Many doctors and dieticians recommend a Mediterranean diet for its heart-healthy benefits. Here's what that means:
Eat whole foods, not processed. That means plenty of fresh fruits and vegetables and items in their original form — low-fat cheese instead of cheese dip.
Limit sweets, especially packaged ones.
Don't make meat a main course. Meat should fill just a quarter of your plate. The other quarter should be whole grains such as whole-wheat bread, pasta or rice and the remaining half should be fruits and vegetables. Aim for seven to 10 servings of produce daily.
Limit red meat. Get your protein from healthy non-meat sources: fish, beans, lentils, chickpeas, seeds and nuts. Grill fish or saute it in a small amount of canola oil.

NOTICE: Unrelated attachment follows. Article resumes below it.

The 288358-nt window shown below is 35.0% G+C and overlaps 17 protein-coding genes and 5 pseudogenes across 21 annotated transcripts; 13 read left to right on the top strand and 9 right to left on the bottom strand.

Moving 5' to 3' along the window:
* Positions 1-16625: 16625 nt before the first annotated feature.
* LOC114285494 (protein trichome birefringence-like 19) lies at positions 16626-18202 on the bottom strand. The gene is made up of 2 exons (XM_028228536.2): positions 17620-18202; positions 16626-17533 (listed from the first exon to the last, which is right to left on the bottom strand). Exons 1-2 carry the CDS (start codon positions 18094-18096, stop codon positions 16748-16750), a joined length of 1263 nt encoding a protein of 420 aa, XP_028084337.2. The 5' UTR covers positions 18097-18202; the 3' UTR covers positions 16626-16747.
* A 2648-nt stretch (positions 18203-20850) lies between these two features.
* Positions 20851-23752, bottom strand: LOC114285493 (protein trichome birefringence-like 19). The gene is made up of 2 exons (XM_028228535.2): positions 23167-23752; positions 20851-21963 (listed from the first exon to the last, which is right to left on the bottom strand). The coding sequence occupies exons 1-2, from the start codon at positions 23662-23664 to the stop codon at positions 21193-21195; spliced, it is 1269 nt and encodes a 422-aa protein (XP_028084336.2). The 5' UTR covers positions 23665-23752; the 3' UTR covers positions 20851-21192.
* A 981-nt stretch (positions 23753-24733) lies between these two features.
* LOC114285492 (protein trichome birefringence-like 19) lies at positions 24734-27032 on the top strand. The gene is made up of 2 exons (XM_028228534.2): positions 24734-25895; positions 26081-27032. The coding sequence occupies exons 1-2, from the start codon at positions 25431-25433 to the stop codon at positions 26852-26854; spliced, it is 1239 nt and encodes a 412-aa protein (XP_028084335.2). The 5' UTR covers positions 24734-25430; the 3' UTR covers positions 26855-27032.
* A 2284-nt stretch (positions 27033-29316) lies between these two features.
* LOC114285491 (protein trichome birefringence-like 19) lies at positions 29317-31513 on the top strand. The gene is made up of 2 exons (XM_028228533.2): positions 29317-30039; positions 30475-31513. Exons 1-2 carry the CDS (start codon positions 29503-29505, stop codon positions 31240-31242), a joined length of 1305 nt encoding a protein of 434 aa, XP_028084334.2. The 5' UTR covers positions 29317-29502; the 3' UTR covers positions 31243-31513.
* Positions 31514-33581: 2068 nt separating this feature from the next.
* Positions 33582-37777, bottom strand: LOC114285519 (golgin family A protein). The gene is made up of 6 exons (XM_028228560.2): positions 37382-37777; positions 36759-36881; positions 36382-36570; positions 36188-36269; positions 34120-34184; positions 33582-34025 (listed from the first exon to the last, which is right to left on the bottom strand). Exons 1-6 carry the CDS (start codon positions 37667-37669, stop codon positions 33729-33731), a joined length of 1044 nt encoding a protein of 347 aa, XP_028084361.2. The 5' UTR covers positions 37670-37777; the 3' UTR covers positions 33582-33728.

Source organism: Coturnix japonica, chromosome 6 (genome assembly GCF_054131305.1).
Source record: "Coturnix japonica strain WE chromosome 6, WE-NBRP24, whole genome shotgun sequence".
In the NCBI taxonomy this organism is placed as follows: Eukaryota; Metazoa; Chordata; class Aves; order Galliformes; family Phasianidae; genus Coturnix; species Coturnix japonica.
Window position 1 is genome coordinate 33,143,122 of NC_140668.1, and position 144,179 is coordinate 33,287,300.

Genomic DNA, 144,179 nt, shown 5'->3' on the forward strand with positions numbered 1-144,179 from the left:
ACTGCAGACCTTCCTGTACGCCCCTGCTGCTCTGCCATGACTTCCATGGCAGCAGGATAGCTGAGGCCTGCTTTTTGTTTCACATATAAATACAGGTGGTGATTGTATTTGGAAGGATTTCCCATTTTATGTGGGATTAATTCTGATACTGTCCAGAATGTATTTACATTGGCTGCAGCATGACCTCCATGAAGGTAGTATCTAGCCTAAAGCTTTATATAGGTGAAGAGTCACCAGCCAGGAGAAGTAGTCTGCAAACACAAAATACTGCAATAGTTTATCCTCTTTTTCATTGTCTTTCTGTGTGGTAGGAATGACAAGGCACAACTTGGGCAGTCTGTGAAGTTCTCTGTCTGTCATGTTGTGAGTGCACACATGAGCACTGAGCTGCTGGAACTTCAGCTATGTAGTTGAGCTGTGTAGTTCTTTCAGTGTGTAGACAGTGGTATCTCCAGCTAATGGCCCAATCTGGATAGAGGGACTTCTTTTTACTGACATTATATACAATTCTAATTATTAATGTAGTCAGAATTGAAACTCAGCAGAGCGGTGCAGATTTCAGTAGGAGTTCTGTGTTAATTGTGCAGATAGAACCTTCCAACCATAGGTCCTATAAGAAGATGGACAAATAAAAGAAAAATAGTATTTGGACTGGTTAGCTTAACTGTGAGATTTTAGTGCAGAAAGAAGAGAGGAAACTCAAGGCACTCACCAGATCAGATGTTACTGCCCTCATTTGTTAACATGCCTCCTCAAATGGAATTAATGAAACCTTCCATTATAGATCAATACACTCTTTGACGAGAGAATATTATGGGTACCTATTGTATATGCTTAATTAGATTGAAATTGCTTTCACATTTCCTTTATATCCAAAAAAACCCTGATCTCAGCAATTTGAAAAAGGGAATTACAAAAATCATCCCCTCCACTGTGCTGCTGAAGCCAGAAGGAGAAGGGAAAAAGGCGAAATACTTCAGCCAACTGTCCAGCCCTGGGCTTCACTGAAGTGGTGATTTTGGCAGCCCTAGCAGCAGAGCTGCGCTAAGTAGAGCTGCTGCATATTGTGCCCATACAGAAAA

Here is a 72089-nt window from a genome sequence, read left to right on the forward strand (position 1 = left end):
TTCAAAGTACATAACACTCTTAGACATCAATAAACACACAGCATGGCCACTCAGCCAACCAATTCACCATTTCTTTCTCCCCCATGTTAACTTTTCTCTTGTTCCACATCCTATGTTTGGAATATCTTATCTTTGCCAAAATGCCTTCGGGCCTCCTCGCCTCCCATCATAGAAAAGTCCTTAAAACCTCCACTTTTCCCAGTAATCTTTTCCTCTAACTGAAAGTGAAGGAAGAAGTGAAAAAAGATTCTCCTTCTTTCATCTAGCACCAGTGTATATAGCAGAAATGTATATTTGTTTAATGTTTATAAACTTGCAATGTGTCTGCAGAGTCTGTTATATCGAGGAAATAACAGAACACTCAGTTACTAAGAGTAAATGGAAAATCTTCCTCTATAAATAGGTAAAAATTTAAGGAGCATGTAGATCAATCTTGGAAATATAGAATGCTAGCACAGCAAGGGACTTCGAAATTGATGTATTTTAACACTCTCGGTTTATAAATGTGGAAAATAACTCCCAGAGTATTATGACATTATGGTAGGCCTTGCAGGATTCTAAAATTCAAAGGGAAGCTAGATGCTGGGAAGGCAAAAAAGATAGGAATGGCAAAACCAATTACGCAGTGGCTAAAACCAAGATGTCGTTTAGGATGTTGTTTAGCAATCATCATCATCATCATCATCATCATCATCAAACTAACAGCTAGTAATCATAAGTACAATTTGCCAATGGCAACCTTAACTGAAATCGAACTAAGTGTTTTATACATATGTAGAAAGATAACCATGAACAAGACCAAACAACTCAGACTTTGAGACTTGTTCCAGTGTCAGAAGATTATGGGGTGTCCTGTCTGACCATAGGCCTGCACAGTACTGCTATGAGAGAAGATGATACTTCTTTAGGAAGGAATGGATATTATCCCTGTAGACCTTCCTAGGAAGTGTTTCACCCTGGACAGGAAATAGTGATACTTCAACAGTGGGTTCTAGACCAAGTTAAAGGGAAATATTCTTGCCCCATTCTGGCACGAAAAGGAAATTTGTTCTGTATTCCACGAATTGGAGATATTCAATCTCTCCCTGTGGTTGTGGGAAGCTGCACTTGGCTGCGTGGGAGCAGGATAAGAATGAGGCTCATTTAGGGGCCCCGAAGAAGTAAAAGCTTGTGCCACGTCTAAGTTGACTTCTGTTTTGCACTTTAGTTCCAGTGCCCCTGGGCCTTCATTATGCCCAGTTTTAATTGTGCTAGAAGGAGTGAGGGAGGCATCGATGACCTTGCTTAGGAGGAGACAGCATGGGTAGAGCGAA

Drink a little red wine. Have a glass a day for the antioxidants and protection against blood clots. Replace butter with healthy oils.
Use olive or canola oil in recipes and dip bread in olive oil instead of using butter.
Many people also enjoy hummus (mashed chickpeas) or tahini (blended sesame seeds) as a dip or spread.
Cut back on salt. Use herbs and spices such as cilantro, dill, basil and mint to flavor food instead.
Go to low-fat dairy. Avoid whole milk and full-fat yogurts and cheese.
Enjoy your food. Slow down to eat, preferably with family and friends.